In adulthood, my interactions with my father took on a more complex codependency. To compensate for his parental inadequacies, he tried to buy my love with cars, apartments, an expensive education, trips—material hole-fillers. If I couldn’t get his attention, I could at least get something.

I was smart enough to parlay my advantages into a better life for myself. My dad had strong opinions on how I should live my life and my fears and insecurities were a weak match against his strong personality. I willingly fed right into his need to control. It was far easier to have my father make important life decisions for me rather than to accept the responsibility of taking my own risks. You didn’t have to be a therapist to see the “co” in this codependent relationship.

We were “dancing” fast and furiously until, in my late 20s, I wound up in front of a grand jury investigation of the Mafia’s involvement in lucrative city development projects. Nothing was ever the same after that. My anxiety and depression escalated and our intermesh became even more intensified. I was desperate to break the cycle but didn’t know how. In the past, therapy and medicine had been administered on a crisis management basis, but not as a long-term solution.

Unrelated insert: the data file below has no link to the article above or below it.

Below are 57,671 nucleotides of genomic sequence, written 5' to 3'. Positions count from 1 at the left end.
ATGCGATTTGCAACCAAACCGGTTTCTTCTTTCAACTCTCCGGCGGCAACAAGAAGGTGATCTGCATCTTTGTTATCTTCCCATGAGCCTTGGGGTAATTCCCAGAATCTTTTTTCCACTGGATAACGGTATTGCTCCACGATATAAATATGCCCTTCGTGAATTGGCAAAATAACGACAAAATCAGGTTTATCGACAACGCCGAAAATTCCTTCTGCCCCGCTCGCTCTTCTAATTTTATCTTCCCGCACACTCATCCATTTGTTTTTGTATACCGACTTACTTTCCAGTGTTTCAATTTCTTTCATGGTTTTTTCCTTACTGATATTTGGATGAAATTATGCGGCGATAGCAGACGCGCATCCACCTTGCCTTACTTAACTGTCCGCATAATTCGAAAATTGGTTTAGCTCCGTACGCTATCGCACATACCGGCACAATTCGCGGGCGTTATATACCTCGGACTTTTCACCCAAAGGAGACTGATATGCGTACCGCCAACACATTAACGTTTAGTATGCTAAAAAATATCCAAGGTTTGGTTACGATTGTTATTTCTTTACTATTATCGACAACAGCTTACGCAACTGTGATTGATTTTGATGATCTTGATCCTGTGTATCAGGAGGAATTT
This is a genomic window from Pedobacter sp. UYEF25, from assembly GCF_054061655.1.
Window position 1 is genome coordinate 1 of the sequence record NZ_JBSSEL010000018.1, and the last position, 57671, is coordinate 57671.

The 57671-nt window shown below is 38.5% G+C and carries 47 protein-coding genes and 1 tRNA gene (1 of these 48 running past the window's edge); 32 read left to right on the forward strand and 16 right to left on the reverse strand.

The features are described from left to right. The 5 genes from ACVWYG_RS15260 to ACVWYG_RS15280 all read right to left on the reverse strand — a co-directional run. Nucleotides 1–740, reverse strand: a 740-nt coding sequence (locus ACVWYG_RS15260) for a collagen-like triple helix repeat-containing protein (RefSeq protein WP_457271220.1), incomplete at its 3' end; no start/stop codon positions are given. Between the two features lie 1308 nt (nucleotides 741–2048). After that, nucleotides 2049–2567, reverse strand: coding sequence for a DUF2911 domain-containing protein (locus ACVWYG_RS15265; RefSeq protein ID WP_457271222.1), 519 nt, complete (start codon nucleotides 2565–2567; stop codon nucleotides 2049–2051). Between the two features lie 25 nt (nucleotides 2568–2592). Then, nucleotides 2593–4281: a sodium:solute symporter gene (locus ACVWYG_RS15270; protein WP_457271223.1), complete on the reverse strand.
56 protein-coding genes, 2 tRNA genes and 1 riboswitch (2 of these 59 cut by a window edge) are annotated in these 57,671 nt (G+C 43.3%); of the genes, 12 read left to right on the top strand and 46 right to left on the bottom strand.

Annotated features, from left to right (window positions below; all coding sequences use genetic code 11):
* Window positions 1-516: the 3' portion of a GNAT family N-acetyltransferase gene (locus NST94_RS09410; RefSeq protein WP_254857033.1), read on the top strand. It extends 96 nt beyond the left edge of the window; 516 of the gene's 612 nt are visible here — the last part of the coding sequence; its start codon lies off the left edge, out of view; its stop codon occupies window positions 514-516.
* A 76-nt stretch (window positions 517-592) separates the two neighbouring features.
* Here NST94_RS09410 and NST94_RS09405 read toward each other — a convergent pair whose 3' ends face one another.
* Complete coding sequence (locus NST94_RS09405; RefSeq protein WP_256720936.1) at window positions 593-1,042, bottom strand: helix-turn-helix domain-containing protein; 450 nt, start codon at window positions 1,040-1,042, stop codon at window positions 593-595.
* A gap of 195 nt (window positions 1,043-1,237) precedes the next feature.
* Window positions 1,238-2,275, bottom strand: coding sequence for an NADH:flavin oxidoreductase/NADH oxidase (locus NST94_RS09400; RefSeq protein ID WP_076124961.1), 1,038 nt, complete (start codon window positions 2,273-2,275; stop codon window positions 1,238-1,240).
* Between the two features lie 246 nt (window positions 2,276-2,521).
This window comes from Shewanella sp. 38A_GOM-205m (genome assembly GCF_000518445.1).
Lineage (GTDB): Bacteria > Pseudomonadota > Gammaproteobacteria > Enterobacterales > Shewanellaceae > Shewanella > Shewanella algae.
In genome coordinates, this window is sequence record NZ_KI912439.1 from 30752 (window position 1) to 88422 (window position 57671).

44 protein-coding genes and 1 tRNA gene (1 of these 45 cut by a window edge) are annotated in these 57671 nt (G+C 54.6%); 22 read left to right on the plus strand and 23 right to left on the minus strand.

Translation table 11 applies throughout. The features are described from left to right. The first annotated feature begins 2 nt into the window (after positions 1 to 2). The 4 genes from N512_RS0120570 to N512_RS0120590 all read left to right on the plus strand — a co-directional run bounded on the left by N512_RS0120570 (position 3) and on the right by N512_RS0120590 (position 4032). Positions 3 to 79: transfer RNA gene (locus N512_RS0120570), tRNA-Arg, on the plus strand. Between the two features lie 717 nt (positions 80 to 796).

Unfortunately, it took the death of my father to help release me from the suffocating relationships with both my parents. I was determined to seek the help that I needed to change. In my 50s, unable to thrive with the behaviors that had fueled my codependency, I began psychoanalysis. I am 61 years old and continue the hard work of exploring the roots of toxic relationships and how to spot and run from their trappings. The lessons learned have gone a long way to foster and enrich my interactions with my elderly mother, my husband, my daughter and even my friends.